Strategic planning relies on strategic thinking. To think strategically we need to explore beyond our common environment, the usual places we look and the usual way in which we look at. The “Did You Know” series of videos is an excellent tool to use at the beginning of any strategic or planning discussion. And it’s been updated! Have a look – and start your next staff discussion with it:
I love Angry Birds. It’s addictive. Ask the bleary-eyed friend who’d stayed up way too late determined to get to the next level — and got me hooked on it. So, of course I laughed when I saw www.cio.com’s article, “10 Lessons from Angry Birds That Can Make you a Better CIO”:
you have to play to know the rules people succeed best when their unique talents are recognized; I’d add her “and utilized” cuz too often, they aren’t you can’t recover from a really bad start so cut your losses, restart & try again different problems require different specialists; seems obvious, but it’s not often the case blowing something up isn’t necessarily felt everywhere; “You can’t just fiddle with a solution in the corner and hope that it will disburse throughout the organization. It takes a clear understanding of organizational physics to make change stick.” most improvements are incremental; isn’t that the truth? “If you want a high score you have to be patient and accept incremental improvement by applying lessons learned from past attempts. Every once in a while, you change a strategy or accidentally discover a new tactic that results in an exponential improvement in the score, but that is very rare.” just because you’ve mastered one task doesn’t make you master of all……sigh……true, true…. you can never do the same thing exactly the same way some goals require more birds there’s more than one way to win.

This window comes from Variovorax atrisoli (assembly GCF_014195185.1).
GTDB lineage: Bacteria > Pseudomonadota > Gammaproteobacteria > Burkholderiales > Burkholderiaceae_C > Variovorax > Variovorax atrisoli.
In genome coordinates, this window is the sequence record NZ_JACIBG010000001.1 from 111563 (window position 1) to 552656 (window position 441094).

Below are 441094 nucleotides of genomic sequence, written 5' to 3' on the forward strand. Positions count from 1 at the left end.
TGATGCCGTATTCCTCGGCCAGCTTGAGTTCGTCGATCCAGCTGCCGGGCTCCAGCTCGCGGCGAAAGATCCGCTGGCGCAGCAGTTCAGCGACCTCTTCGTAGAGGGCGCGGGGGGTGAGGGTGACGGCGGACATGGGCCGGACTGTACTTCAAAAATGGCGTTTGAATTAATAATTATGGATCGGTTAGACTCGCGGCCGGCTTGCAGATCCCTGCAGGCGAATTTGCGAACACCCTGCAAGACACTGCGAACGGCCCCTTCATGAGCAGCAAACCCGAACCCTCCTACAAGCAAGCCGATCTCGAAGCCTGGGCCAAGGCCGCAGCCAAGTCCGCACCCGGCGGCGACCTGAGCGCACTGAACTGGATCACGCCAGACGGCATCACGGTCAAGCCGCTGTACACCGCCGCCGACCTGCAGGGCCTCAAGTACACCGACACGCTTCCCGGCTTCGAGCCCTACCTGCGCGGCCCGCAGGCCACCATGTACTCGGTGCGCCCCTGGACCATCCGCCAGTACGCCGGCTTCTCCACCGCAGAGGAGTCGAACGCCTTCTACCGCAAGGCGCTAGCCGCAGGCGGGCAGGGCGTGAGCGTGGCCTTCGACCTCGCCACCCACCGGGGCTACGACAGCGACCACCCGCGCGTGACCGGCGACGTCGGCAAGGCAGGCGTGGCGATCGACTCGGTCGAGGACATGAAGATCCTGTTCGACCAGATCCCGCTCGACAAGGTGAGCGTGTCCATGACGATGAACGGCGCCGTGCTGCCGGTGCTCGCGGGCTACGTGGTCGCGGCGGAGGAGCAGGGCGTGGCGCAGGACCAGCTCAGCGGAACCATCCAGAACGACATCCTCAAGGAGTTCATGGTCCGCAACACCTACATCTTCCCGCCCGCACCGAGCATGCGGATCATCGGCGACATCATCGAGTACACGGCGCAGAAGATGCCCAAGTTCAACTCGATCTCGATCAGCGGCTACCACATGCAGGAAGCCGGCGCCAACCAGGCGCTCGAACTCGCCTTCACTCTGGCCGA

Thanks Daniel W. Rasmus
Continue reading Angry Birds: They Know Their Stuff
University of Florida has followed University of California at Berkeley in offering a course using a web game to teach problem-solving and strategizing. But whereas Berkeley’s course was a pass/fail-not-part-of-student-grades course, this course is a 2-credit honors course. YES!
“21st Century Skills in Starcraft” is an eight-week class that “does not teach about Starcraft,” but combines weekly gameplay, analysis of recorded matches and “synthesis of real/game-world concepts,” to develop workplace skills.Part of the course description for the interdisciplinary honors course reads:
“With society becoming increasingly technology-based and fast-paced, it is important for professionals to be highly proficient in skills such as critical thinking, problem solving, resource management, and adaptive decision making. These skills are fundamental in Starcraft and therefore make the game a highly effective environment for students to analyze and take action in complex situations.”The course is open to twenty students that have access to a Mac or PC, Internet access outside the school labs and experience playing the popular game.”
Public libraries — the next the Board expresses their discomfort with “games” in the library, that highlighted phrase is worth citing.